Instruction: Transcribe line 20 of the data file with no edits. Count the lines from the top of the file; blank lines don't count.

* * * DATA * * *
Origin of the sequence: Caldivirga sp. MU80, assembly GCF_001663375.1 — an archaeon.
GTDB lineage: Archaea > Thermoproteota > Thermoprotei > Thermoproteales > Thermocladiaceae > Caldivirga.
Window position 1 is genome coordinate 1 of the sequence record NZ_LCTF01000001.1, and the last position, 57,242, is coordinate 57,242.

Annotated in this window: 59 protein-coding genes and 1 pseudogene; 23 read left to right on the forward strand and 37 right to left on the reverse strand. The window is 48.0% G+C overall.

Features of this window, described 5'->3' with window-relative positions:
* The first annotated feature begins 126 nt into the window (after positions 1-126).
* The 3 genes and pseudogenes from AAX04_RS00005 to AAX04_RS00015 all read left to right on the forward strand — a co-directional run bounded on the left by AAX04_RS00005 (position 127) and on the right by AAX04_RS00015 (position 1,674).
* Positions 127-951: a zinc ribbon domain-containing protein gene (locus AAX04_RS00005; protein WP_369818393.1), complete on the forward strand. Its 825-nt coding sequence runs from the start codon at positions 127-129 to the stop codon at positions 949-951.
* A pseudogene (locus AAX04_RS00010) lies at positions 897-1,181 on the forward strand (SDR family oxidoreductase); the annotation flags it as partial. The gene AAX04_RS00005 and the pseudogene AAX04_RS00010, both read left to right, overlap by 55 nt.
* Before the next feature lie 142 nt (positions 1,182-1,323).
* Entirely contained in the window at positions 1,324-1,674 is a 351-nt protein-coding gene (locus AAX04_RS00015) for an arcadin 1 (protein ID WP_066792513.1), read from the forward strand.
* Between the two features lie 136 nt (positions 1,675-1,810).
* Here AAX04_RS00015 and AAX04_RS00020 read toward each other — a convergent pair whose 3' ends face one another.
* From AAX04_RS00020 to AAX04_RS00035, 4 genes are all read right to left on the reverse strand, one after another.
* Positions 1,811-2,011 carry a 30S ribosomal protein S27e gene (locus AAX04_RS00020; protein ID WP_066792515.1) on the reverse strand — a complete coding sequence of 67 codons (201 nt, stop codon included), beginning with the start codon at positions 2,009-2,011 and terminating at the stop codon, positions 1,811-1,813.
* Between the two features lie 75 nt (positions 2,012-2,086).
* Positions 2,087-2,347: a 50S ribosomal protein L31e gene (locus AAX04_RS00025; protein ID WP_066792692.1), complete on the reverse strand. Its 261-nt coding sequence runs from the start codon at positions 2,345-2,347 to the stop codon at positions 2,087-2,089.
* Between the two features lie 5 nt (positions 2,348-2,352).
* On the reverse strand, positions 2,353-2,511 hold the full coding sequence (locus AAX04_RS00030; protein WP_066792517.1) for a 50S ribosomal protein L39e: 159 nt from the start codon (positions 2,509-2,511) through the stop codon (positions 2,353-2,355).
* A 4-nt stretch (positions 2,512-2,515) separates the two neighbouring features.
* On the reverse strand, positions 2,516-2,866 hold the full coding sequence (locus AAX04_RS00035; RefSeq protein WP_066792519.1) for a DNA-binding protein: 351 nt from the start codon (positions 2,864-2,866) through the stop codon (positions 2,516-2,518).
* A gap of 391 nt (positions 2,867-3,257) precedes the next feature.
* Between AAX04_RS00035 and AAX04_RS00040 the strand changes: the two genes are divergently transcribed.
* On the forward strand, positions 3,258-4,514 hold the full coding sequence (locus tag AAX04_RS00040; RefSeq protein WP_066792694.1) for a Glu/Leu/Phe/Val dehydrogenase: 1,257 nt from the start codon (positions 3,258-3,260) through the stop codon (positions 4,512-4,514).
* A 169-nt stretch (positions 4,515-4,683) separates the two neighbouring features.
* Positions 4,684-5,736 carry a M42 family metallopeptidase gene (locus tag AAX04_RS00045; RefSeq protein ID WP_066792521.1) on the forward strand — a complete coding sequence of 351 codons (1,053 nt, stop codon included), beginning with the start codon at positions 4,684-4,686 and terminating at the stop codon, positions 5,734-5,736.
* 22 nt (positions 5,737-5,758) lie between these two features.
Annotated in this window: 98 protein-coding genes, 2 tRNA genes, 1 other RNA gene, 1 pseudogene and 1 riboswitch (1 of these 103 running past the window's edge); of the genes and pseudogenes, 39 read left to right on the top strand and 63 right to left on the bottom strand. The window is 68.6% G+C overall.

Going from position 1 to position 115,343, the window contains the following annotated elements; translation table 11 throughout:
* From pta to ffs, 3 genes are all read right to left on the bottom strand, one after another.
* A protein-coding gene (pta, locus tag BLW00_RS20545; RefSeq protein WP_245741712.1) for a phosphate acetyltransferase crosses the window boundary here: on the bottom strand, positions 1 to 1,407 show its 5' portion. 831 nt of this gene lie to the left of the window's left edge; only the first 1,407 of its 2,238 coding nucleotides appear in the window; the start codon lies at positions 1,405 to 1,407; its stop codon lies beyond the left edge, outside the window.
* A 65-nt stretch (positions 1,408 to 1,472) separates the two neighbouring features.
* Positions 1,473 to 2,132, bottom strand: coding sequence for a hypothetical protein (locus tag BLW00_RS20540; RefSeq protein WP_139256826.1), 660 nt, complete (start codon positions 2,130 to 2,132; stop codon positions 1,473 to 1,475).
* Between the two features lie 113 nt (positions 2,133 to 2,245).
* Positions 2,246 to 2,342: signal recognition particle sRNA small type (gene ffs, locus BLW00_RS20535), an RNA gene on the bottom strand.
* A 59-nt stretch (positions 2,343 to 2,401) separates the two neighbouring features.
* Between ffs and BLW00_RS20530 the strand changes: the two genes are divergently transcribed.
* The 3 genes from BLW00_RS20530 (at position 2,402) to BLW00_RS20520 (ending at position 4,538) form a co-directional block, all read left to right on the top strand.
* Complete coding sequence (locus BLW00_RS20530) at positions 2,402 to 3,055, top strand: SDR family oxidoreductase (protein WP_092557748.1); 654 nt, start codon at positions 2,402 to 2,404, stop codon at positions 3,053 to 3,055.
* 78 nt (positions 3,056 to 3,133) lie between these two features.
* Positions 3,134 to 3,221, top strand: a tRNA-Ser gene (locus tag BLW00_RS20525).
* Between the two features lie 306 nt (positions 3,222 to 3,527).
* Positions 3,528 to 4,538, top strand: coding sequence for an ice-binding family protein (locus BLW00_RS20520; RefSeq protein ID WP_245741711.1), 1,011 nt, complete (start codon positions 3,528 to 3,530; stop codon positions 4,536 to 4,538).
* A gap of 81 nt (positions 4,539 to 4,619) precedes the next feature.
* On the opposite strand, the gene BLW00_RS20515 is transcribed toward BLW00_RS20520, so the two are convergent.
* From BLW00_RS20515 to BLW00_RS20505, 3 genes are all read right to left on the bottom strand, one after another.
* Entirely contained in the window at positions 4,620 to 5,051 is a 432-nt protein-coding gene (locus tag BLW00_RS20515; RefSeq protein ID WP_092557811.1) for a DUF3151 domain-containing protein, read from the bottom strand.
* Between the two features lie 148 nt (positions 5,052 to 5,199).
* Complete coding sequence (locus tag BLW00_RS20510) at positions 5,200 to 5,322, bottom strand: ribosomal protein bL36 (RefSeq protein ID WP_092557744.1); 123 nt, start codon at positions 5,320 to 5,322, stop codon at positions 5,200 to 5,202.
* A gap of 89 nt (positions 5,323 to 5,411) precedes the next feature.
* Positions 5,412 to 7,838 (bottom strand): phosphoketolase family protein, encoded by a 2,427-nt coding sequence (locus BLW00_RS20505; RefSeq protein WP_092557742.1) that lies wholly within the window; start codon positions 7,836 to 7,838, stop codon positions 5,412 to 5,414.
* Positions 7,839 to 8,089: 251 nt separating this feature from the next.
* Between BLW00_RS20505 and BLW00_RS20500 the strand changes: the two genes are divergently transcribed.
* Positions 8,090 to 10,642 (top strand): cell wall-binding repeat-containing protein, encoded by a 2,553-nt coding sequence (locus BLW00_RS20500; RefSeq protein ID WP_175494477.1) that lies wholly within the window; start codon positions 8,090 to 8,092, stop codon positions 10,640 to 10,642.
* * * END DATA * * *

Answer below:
* A 4-nt stretch (positions 2,512-2,515) separates the two neighbouring features.